Amy co-founded two volleyball clubs in Northwestern Ontario with the most recent in 2015. She is particularly proud of the Fort Frances Fire ‘n’ Ice Volleyball Club as 90% of the athletes and 100% of the coaching staff were Indigenous. Athletes from the ages of four to 18 were involved in this programming.

Amy was the head coach for the 16U Aboriginal Team Ontario Women’s volleyball team for the 2017 North American Indigenous Games as well as again with the 19U Aboriginal Team Ontario Women’s volleyball team for the 2020 North American Indigenous Games that were cancelled due to COVID.

Amy was also named to the Waterloo Warriors Coaching Staff in 2020 as an Assistant Coach and also is on the Team Ontario Mission Staff for the 2022 Canada Games in the Niagara Region. She was awarded the prestigious 2021 Sandy Silvers OVA Coach of the Year.

Amy’s passion is coaching, and creating ways to help athletes from the north learn and grow in sport particularly volleyball. Amy created the Northwestern Ontario Region Virtual Volleyball Academy where athletes from the North were able to learn from University, College & Club coaches on various volleyball topics. At the end of the Academy, the athletes were able to have a Q&A with Team Canada Players, Autumn Bailey & Courtney Baker.

Amy currently loves spending time with her family, refurbishing furniture and watching scary movies.

Jessica has also had the honor of being an active skater and participant with Team Indigenous Rising Roller Derby since 2017. Team Indigenous was formed to provide a space for Indigenous roller derby athletes to unite and motivate, share experiences, and feel seen and heard within the derby community. In 2018, they represented for the first time at the Roller Derby World Cup in Manchester, England where they placed 27 out of 38 in the tournament.
These experiences have helped Jessica dive deeper not only into her physical health but also her mental health too. In March of 2020, Jessica received her 250 hour certification as a registered Yoga Teacher through Evolation Yoga. For the past year, Jessica has been teaching Vinyasa Flow classes both online and in-person. She hopes one day to be able to offer free or donation based classes to communities that typically wouldn’t have access to this spiritual practice. She believes yoga has the ability to be life changing, transformative, and is something that has been a truly positive force within her life. This past May, she joined the worker-owner collective with Evolation Yoga, and has since been working to revive the studio that has been a pivotal component in her life over the last several years.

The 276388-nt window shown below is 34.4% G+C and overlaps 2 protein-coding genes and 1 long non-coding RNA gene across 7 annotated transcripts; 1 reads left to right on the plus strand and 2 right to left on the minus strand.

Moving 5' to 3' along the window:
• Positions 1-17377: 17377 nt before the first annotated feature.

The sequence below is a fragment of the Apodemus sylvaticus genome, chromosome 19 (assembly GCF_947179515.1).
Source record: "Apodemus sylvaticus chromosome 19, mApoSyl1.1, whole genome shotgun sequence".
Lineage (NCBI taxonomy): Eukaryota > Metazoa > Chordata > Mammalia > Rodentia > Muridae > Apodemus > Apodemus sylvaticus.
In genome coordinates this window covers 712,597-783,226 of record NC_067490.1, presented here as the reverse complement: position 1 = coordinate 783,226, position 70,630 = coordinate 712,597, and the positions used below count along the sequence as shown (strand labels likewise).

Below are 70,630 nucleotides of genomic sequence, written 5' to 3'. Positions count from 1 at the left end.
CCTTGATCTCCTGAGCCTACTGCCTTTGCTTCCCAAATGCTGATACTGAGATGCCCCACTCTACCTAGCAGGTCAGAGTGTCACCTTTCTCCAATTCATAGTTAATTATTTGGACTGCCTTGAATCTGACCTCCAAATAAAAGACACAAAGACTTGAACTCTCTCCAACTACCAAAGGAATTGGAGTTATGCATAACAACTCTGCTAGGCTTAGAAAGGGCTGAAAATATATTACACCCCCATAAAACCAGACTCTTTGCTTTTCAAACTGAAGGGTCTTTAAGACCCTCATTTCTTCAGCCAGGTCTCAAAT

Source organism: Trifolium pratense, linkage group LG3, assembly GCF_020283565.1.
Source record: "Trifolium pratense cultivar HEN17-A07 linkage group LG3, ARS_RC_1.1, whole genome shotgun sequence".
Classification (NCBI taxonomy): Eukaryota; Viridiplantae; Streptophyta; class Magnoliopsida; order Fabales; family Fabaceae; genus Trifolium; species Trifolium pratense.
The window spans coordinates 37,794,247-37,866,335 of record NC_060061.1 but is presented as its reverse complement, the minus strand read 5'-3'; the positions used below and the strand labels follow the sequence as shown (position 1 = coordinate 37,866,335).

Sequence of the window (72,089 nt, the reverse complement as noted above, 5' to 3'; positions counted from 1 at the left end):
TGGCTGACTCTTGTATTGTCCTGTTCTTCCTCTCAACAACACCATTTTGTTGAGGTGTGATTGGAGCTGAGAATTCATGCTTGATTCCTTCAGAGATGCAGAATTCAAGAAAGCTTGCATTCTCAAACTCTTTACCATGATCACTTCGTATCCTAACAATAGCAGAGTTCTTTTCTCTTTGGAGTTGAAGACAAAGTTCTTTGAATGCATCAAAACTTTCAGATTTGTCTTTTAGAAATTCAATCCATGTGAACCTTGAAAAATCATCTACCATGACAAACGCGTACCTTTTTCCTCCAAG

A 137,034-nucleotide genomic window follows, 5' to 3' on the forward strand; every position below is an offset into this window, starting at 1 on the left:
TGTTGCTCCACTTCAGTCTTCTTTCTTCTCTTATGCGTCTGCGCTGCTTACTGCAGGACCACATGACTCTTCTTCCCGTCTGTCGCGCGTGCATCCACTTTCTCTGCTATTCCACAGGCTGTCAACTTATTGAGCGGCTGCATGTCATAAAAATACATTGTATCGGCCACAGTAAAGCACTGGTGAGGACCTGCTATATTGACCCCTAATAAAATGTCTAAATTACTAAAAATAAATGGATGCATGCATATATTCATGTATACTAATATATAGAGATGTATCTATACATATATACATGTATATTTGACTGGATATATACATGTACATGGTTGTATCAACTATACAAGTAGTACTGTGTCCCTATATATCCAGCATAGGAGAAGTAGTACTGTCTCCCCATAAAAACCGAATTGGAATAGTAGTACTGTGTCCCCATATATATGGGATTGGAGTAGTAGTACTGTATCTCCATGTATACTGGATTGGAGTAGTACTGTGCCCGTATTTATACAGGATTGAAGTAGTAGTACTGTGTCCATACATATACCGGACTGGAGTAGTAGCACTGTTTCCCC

This past year has been filled with obstacles in so many ways. It has forced us to slow down, turn inward, and reflect on so many aspects of our lives. Jessica is grateful for the spiritual journey that Yoga has taken her on and feels that it has helped her on her path to healing in so many ways.
 
Jessica is unsure what the next chapter of her life looks like but she’s certain roller skating will continue to be an activity she leans into when needed. She currently enjoys leisure and park skating during her downtime and tries to take as many yoga classes as she teaches to stay balanced. When not partaking in these activities, Jessica enjoys being outdoors, hiking with her partner and dogs, connecting to nature, gardening, and is learning to connect with culture and herself through craft.

 


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PROGRAM

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OUR WONDERFUL SPONSORS

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Esteemed EAGLE FEATHER Sponsors
Esteemed MEDICINE BAG Sponsors
Esteemed MOCCASIN Sponsors

 

This project made possible by and with our thanks to:

This is an alcohol and street drug-free event.